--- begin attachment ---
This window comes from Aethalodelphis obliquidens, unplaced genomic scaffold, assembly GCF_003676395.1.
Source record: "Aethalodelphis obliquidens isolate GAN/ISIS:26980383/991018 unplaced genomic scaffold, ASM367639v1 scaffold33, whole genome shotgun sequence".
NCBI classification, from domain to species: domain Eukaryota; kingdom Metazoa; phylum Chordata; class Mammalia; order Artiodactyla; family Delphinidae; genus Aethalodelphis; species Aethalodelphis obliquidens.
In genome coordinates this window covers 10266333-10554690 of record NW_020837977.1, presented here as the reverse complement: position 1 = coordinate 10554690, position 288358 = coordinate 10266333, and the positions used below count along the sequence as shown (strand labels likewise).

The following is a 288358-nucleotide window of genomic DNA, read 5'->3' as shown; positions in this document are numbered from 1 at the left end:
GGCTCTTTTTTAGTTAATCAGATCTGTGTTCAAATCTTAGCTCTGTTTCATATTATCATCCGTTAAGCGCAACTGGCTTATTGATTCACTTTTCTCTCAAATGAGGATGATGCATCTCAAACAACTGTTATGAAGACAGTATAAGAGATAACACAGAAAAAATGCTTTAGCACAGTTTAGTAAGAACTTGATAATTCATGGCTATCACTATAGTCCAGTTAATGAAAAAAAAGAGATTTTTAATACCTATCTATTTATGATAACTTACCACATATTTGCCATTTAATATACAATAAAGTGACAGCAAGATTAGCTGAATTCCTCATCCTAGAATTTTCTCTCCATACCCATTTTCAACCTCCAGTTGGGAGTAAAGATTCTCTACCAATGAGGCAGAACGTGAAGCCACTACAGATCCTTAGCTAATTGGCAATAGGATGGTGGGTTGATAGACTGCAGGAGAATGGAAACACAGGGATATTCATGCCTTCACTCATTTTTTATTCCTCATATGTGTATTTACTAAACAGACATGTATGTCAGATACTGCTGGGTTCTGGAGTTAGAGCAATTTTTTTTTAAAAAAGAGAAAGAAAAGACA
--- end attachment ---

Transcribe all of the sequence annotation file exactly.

This window comes from Aethalodelphis obliquidens, unplaced genomic scaffold, assembly GCF_003676395.1.
Source record: "Aethalodelphis obliquidens isolate GAN/ISIS:26980383/991018 unplaced genomic scaffold, ASM367639v1 scaffold33, whole genome shotgun sequence".
NCBI classification, from domain to species: domain Eukaryota; kingdom Metazoa; phylum Chordata; class Mammalia; order Artiodactyla; family Delphinidae; genus Aethalodelphis; species Aethalodelphis obliquidens.
In genome coordinates this window covers 10266333-10554690 of record NW_020837977.1, presented here as the reverse complement: position 1 = coordinate 10554690, position 288358 = coordinate 10266333, and the positions used below count along the sequence as shown (strand labels likewise).

The following is a 288358-nucleotide window of genomic DNA, read 5'->3' as shown; positions in this document are numbered from 1 at the left end:
GGCTCTTTTTTAGTTAATCAGATCTGTGTTCAAATCTTAGCTCTGTTTCATATTATCATCCGTTAAGCGCAACTGGCTTATTGATTCACTTTTCTCTCAAATGAGGATGATGCATCTCAAACAACTGTTATGAAGACAGTATAAGAGATAACACAGAAAAAATGCTTTAGCACAGTTTAGTAAGAACTTGATAATTCATGGCTATCACTATAGTCCAGTTAATGAAAAAAAAGAGATTTTTAATACCTATCTATTTATGATAACTTACCACATATTTGCCATTTAATATACAATAAAGTGACAGCAAGATTAGCTGAATTCCTCATCCTAGAATTTTCTCTCCATACCCATTTTCAACCTCCAGTTGGGAGTAAAGATTCTCTACCAATGAGGCAGAACGTGAAGCCACTACAGATCCTTAGCTAATTGGCAATAGGATGGTGGGTTGATAGACTGCAGGAGAATGGAAACACAGGGATATTCATGCCTTCACTCATTTTTTATTCCTCATATGTGTATTTACTAAACAGACATGTATGTCAGATACTGCTGGGTTCTGGAGTTAGAGCAATTTTTTTTTAAAAAAGAGAAAGAAAAGACA